Victorian Seaside

In Britain, we’re all familiar with the classic day out to the beach – all of its trappings have become almost synonymous with what a holiday should be. As well as the natural good-fun of swimming and playing in the sand, we have all the paraphernalia which goes along with it. This means donkey rides, merry-go-rounds and Punch and Judy, along with the prototypical fast food like fish and chips, candy floss and ice cream.

All of these things came into being thanks to the economic and social conditions of a certain period of time, more than a century ago. All of these things can be traced back the nineteenth century, and much what we would consider a ‘traditional’ seaside holiday owes its roots to the Victorians.

In this article, we’ll take a look at exactly how the seaside holiday came to be.

A very Victorian revolution

The Victorian era was one of enormous social and economic change, spurred on mostly by the burgeoning industrial revolution. Victorians suddenly had access to more disposable income than ever before, and better transportation technology with which to travel and dispense this income.

While a day at the beach might seem like a modest day out to those looking back from the 21st century, (who might think nothing of flying through the air for a routine trip to Bangkok) the seaside holiday as the Victorians enjoyed it was an eye-popping novelty.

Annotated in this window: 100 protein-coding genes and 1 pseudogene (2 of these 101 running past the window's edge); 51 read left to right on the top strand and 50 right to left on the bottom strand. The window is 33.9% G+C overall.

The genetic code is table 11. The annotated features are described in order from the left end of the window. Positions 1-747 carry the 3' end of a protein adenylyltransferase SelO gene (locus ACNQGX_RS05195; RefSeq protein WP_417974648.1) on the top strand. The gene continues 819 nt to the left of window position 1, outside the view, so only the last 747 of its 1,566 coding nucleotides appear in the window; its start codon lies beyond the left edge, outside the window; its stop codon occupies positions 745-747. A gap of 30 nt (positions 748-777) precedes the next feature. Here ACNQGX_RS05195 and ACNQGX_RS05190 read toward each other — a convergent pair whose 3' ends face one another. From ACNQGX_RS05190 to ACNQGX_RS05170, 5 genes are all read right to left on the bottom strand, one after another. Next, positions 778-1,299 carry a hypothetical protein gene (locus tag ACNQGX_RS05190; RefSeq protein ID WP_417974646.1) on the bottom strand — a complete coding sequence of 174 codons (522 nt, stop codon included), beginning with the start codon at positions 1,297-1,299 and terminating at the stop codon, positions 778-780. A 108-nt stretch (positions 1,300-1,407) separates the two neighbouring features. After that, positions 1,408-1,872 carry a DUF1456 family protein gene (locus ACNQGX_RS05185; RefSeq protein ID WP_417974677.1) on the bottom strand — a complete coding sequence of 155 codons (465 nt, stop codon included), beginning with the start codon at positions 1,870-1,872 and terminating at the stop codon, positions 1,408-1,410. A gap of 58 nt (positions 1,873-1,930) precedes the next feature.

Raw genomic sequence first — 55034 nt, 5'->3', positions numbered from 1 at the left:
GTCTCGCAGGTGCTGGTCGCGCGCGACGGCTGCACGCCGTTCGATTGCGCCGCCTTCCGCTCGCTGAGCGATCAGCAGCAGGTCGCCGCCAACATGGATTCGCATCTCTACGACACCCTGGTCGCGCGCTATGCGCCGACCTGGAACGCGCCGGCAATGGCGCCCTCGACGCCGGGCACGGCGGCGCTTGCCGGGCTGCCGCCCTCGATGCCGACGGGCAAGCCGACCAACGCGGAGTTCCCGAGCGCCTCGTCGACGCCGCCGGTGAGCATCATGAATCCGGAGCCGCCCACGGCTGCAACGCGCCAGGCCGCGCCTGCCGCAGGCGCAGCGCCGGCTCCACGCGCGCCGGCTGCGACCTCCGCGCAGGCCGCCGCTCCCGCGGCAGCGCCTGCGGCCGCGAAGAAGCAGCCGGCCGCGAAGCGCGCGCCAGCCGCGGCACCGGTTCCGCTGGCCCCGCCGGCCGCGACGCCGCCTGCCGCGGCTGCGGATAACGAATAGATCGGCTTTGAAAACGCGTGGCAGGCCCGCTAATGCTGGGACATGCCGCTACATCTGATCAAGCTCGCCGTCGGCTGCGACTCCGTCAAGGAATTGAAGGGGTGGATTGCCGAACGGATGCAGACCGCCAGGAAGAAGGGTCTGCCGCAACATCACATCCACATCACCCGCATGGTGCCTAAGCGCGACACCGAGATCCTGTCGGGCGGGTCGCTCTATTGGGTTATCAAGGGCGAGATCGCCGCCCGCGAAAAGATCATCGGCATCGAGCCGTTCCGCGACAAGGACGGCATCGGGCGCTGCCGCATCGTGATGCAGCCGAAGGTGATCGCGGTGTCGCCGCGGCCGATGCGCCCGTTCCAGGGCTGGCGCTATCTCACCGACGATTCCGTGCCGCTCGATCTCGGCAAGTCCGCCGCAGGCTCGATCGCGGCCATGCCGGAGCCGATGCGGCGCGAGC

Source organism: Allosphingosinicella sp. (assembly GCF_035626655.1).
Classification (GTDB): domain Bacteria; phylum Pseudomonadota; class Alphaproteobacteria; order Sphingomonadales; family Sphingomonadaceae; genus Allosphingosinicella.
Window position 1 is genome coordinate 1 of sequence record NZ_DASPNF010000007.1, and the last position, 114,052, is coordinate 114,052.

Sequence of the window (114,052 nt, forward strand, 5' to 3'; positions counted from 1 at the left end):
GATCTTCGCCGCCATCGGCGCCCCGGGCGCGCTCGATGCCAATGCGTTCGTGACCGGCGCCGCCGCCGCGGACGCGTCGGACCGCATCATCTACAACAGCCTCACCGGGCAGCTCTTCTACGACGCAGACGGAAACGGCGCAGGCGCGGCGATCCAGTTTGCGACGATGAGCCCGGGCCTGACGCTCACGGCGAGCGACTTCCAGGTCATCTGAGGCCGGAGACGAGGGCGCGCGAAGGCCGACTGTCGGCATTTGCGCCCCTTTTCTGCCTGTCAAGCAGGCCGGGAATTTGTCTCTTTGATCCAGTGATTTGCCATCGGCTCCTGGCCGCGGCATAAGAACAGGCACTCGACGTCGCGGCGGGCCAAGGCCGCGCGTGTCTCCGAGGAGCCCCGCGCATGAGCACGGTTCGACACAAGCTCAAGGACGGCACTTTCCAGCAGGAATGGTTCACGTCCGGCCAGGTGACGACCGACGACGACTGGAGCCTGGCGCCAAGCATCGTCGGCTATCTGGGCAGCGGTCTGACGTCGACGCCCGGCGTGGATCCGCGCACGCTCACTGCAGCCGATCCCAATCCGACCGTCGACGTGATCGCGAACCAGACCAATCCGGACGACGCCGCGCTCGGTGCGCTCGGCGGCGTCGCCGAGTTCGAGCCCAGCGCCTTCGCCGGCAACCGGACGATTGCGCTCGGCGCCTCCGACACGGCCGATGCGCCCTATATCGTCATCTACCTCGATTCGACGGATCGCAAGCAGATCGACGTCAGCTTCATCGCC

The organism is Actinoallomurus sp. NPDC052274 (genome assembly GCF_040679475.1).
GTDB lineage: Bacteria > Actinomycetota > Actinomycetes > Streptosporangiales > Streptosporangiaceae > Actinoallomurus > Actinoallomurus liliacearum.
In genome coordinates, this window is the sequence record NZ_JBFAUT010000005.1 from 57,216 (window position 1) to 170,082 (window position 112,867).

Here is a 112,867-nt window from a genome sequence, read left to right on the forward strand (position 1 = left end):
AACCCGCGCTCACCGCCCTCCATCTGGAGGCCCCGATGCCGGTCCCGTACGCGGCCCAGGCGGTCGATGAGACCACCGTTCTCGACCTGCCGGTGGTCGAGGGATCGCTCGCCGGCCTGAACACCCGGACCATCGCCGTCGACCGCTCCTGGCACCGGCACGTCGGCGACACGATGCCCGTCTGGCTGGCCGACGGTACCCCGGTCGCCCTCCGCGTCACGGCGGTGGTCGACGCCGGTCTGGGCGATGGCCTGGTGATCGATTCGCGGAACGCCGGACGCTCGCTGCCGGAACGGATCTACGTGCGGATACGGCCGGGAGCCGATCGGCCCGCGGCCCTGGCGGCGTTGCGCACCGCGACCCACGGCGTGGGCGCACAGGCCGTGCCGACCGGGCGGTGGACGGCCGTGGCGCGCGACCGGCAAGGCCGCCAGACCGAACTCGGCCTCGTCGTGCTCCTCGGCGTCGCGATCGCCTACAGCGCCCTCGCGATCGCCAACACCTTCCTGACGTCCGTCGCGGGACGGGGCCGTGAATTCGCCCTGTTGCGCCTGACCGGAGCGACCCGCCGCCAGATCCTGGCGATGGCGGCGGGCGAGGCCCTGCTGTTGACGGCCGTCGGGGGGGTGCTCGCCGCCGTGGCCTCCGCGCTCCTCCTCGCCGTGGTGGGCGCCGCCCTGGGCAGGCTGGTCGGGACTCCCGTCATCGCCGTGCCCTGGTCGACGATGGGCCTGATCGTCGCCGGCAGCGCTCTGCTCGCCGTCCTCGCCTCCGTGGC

In just a generation, a venal network of railway lines were constructed across the country and journeys that had once taken weeks were suddenly possible in mere hours. It’s perhaps unsurprising that this change resulted in others.

No revolution takes place in a vacuum, and so these advances in transportation and manufacturing had knock on effects across the economic landscape. Among the beneficiaries were seaside towns, which experienced a golden age of tourism.

During the Victorian era, the seaside resort exploded in popularity. Workers from across the country were drawn toward the coastline – first those from the service industry, like clerks and shopkeepers, but eventually manual labourers, too.

Of course, while transport had come a long way in a very short space of time, the modern habit of bundling the family into the back of a Ford Fiesta and driving down the M5 was still the stuff of heady science fiction. There were no cars, much less motorways on which to drive them. The working class would therefore mostly have to rely on their employers or Sunday Schools in order to provide them with a cheap means of getting from the inland to the seaside.

During the latter part of Victoria’s reign, seaside resorts were having to cope with greater numbers of working class holidaymakers than ever before, as previously scarce holiday time was beginning to grow more plentiful at the bottom end of society. The result was a coastline packed with tourists from all walks of life.